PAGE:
Twenty authors are chosen for the award each year based on stories published in an American or Canadian periodical and originally written in English. Lynn’s piece, “Divergence,” appeared in the 2015 spring/summer issue of the Oregon-based fiction journal Glimmer Train.
Lynn has written stories set in England, India and Washington, D.C. Several, including “Divergence,” are set in a small college town in Ohio. “Divergence” is based on a real bicycle accident. “I use it to examine how fragile we humans are — not necessarily physically but psychologically,” he said. “The person in the story has the bike accident and is physically OK, but he loses his sense of self. You realize that this brain that is ‘us’ is so fragile.”
Anchor Books chooses and publishes The O. Henry Prize Stories, with essays by the three jurors who pick their favorite story out of the 20.
Lynn’s writing mentor was Peter Taylor ’40 H’71, who studied at Kenyon with Review founder John Crowe Ransom H’57 and then taught at the University of Virginia. Taylor himself won the O. Henry Award in 1959 for his piece “Venus, Cupid, Folly and Time,” published in the Kenyon Review. “My first thought was that I wish he was still alive to see this,” Lynn said.
Lynn has been editor of the Review since 1994 and teaches workshops in fiction writing and courses such as “Contemporary and Postcolonial Literature” and “British and American Modernism.” In 1995-96 he was a senior Fulbright scholar in India.
He is the author of the novel “Wrestling with Gabriel” and a collection of short stories. Because of his duties with the Review and teaching, Lynn said, “It takes me a long time to write. It takes me three to four months to write a 20-page story. So I’m writing one or two stories a year, mostly in the summertime.”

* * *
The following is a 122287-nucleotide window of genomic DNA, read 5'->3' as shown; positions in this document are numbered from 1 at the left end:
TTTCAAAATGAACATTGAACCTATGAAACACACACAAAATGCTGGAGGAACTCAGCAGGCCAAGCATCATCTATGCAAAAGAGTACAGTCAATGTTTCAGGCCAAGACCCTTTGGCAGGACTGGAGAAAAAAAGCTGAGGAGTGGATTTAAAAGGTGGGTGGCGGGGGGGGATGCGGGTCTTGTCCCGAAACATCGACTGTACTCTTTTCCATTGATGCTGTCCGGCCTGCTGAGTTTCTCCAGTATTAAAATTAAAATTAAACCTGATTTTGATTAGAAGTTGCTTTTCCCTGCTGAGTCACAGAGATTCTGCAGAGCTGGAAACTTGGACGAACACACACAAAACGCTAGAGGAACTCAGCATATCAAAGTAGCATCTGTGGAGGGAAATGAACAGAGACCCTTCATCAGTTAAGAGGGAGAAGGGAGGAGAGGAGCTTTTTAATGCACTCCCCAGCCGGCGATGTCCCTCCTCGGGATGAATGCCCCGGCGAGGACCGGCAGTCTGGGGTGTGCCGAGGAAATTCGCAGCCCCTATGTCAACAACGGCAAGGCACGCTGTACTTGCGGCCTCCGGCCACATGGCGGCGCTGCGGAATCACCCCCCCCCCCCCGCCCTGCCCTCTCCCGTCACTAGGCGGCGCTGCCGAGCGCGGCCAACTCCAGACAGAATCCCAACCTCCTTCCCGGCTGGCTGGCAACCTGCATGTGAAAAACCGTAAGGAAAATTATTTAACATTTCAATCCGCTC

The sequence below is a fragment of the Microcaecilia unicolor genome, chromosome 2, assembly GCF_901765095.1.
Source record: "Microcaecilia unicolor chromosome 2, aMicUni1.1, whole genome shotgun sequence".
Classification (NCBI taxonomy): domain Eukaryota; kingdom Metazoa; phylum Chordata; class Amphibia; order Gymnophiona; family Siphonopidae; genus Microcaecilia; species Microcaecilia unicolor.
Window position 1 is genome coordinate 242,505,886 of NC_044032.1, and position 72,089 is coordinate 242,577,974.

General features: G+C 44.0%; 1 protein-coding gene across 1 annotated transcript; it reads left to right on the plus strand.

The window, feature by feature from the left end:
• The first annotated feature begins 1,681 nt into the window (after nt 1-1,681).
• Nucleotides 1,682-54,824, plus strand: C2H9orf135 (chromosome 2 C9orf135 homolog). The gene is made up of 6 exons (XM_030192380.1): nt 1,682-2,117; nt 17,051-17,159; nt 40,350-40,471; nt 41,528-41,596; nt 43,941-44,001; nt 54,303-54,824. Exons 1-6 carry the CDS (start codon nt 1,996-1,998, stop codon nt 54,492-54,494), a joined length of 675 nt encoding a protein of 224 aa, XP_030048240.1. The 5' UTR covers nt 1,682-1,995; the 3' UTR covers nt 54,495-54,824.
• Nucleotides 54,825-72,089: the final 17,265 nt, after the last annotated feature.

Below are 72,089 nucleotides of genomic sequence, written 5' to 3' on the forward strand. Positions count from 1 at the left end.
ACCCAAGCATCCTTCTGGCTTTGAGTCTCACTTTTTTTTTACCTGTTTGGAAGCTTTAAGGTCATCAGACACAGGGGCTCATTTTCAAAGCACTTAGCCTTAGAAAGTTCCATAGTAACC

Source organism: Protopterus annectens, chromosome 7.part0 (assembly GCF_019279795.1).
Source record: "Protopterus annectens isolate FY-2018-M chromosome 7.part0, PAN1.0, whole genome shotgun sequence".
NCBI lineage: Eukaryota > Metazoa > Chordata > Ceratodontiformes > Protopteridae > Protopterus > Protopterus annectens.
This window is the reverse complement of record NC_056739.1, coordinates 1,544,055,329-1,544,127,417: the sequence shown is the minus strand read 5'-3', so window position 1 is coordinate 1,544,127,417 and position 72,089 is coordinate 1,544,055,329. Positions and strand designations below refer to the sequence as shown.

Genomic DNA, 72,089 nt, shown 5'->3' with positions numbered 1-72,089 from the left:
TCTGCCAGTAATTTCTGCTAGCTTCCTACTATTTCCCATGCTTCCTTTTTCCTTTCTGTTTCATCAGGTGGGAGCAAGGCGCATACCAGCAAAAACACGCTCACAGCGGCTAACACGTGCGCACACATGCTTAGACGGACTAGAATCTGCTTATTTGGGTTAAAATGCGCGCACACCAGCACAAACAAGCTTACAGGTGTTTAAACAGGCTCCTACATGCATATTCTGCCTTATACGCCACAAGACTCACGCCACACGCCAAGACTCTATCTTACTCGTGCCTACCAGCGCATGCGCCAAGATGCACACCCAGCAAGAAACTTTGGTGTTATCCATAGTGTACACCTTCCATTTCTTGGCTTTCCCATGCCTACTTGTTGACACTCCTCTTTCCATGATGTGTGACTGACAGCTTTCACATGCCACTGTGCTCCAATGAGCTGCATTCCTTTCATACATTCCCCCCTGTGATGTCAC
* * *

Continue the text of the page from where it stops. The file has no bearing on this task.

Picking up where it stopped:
The notice of the O. Henry Award surprised him, since he prefers other stories he has written. But he is fascinated by how people react to stories in different ways. “What separates the arts from other disciplines is that they are not just about intellect; they involve emotion,” he said. “If a piece of art doesn’t involve emotion, it’s not going to work.”
William Sydney Porter published more than 300 short stories under the pen name “O. Henry” — including a number of short stories he wrote while imprisoned at the Ohio Penitentiary in Columbus, Ohio. His career in New York City featured the classic stories “The Ransom of Red Chief” and “The Gift of the Magi” before his death in 1910.
The award in his honor was first presented in 1919. Past winners include Dorothy Parker, William Faulkner, Eudora Welty, Truman Capote, Wallace Stegner, Flannery O’Connor and John Cheever.